Planning a funeral for a loved one is hard, but the problems can be even greater when financial concerns come into play. House Bill 1078 addresses that problem.
By Rep. Jason Dawkins
Over a year ago, my grandfather, Billy Gambrel, passed away.
He was a larger-than-life figure in Frankford, and the recreation center that bears his name is a testament to the decades he devoted to mentoring and supporting young people in our community.
The loss was sudden and unexpected and seemed to hit the community just as hard as it hit our family.
We planned a funeral that filled every seat in the Second Baptist Church of Frankford, from the pews and balconies to the church basement. Outside of the church, a crowd gathered at the corner of Meadow and Mulberry streets to honor a man whose work with the Frankford Chargers youth football organization impacted generations of young men and women.
Planning a funeral is a difficult ordeal and comes at a time when families are already under a significant amount of stress. When we went to arrange payment for my grandfather’s funeral, we were shocked to discover the total cost of the various funeral services.
It then occurred to me that if we had the opportunity to make informed decisions, the financial burden might not have been as great.
We simply didn’t have the information necessary to judge the value of what we were buying.
My family’s experience is not unique, and I could only imagine that those less fortunate have an even more difficult time in this process. Having attended my fair share of fundraisers to help someone bury a loved one, I wanted to do something to level the playing field for consumers.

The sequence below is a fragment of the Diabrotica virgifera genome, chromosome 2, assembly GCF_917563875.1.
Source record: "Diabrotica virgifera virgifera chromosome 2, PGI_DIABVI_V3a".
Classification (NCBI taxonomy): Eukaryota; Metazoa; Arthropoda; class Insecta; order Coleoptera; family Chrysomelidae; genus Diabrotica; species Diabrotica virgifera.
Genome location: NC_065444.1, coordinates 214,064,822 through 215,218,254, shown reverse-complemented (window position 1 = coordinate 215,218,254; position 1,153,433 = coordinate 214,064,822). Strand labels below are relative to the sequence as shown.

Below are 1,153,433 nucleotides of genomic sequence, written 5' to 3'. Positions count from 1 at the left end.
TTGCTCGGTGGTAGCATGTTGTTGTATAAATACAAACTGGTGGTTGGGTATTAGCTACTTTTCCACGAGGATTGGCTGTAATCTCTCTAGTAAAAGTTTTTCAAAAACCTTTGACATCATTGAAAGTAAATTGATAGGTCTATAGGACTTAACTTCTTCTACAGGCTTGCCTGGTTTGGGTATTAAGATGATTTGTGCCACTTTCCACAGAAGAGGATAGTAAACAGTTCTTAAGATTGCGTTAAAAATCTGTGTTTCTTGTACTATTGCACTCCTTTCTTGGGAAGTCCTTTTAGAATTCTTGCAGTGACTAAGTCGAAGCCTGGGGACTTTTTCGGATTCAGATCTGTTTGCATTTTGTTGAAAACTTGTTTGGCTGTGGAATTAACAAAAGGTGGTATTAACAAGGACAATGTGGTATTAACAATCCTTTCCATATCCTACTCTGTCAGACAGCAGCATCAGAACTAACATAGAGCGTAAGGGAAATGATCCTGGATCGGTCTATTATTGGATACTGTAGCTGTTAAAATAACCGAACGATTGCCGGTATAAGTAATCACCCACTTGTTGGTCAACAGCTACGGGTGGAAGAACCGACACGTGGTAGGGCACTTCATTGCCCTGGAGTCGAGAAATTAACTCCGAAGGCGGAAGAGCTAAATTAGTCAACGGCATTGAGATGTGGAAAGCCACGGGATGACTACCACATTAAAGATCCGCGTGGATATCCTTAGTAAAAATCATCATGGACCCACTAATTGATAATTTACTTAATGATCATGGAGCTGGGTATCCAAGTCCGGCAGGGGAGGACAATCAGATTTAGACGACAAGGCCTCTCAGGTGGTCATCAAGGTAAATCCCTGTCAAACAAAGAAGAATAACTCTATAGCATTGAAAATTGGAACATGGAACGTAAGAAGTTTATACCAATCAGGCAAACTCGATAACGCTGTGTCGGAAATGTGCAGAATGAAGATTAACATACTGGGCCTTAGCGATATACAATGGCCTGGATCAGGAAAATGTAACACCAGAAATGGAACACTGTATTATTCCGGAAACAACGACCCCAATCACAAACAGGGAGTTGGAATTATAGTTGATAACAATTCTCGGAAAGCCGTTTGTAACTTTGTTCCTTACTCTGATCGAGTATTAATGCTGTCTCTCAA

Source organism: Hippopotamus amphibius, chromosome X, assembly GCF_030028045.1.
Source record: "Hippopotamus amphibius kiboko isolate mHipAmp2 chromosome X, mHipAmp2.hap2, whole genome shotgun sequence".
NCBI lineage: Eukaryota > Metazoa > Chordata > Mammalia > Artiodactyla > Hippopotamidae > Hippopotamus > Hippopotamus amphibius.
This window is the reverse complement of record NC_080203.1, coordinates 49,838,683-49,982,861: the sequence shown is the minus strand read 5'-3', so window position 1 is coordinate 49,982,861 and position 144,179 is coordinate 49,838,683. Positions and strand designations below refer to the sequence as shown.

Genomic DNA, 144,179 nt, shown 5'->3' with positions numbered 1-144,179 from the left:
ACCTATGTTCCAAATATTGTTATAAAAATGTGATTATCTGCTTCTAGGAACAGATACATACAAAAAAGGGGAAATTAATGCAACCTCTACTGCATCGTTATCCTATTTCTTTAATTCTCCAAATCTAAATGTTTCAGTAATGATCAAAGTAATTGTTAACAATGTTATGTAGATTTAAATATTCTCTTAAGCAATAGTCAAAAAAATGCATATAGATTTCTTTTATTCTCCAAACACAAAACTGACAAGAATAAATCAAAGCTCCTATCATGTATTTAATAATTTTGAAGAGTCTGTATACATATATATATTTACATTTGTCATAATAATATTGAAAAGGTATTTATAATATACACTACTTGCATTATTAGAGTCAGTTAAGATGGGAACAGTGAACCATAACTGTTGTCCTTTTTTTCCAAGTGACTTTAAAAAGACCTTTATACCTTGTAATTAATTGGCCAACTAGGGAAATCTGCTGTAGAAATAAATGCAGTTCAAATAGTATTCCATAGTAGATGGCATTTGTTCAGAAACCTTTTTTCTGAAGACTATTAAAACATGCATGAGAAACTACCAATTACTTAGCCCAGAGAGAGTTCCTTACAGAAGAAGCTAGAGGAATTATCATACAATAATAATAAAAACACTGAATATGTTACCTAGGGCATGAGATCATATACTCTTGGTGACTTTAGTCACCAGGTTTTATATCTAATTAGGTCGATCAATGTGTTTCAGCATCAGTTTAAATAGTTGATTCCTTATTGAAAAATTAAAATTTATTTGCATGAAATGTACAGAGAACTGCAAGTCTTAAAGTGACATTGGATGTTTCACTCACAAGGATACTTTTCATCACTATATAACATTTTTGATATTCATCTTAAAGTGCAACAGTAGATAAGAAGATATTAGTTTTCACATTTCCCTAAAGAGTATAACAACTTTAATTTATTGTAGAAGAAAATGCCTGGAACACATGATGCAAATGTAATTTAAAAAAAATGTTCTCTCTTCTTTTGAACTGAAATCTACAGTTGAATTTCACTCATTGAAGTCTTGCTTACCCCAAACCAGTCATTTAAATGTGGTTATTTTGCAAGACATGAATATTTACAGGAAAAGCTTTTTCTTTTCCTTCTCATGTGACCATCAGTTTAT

That’s why state Rep. Morgan Cephas and I introduced House Bill 1078 to implement much-needed market-driven reforms.
The bill would require funeral directors to provide consumers with a general price list of all services and costs when they begin shopping for services.
This legislation also would bring a needed update to the 1984 rule by requiring that this list of prices be included on the business’ website if they have one. In addition, the bill would provide additional state-level enforcement of already existing federal law.
Empowering consumers to make informed decisions will improve the experience for both consumers and funeral homes. This bill would ensure that grieving Pennsylvania families are guaranteed the protections provided to them by federal law so that they could spend their time honoring the memory of their loved ones instead of searching for a price tag. ••
State Rep. Jason Dawkins represents the 179th Legislative District.